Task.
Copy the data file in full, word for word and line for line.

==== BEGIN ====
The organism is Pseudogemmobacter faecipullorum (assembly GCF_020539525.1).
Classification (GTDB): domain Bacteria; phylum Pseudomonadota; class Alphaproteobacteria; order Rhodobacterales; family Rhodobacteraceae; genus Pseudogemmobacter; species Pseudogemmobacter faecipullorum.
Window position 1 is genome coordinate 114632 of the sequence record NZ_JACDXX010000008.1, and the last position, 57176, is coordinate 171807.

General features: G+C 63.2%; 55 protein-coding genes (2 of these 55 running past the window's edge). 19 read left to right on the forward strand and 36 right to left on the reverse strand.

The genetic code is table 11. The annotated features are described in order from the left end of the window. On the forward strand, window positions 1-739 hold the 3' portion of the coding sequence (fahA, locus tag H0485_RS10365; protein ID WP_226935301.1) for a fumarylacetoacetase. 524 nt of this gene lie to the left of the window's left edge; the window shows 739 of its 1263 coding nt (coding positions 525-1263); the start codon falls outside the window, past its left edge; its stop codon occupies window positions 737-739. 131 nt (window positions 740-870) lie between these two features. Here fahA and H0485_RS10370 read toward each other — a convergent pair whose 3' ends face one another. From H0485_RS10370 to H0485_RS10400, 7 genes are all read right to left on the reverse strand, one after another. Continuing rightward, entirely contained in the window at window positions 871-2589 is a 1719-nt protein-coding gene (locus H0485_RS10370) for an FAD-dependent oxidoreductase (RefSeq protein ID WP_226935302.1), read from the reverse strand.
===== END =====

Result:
The organism is Pseudogemmobacter faecipullorum (assembly GCF_020539525.1).
Classification (GTDB): domain Bacteria; phylum Pseudomonadota; class Alphaproteobacteria; order Rhodobacterales; family Rhodobacteraceae; genus Pseudogemmobacter; species Pseudogemmobacter faecipullorum.
Window position 1 is genome coordinate 114632 of the sequence record NZ_JACDXX010000008.1, and the last position, 57176, is coordinate 171807.

General features: G+C 63.2%; 55 protein-coding genes (2 of these 55 running past the window's edge). 19 read left to right on the forward strand and 36 right to left on the reverse strand.

The genetic code is table 11. The annotated features are described in order from the left end of the window. On the forward strand, window positions 1-739 hold the 3' portion of the coding sequence (fahA, locus tag H0485_RS10365; protein ID WP_226935301.1) for a fumarylacetoacetase. 524 nt of this gene lie to the left of the window's left edge; the window shows 739 of its 1263 coding nt (coding positions 525-1263); the start codon falls outside the window, past its left edge; its stop codon occupies window positions 737-739. 131 nt (window positions 740-870) lie between these two features. Here fahA and H0485_RS10370 read toward each other — a convergent pair whose 3' ends face one another. From H0485_RS10370 to H0485_RS10400, 7 genes are all read right to left on the reverse strand, one after another. Continuing rightward, entirely contained in the window at window positions 871-2589 is a 1719-nt protein-coding gene (locus H0485_RS10370) for an FAD-dependent oxidoreductase (RefSeq protein ID WP_226935302.1), read from the reverse strand.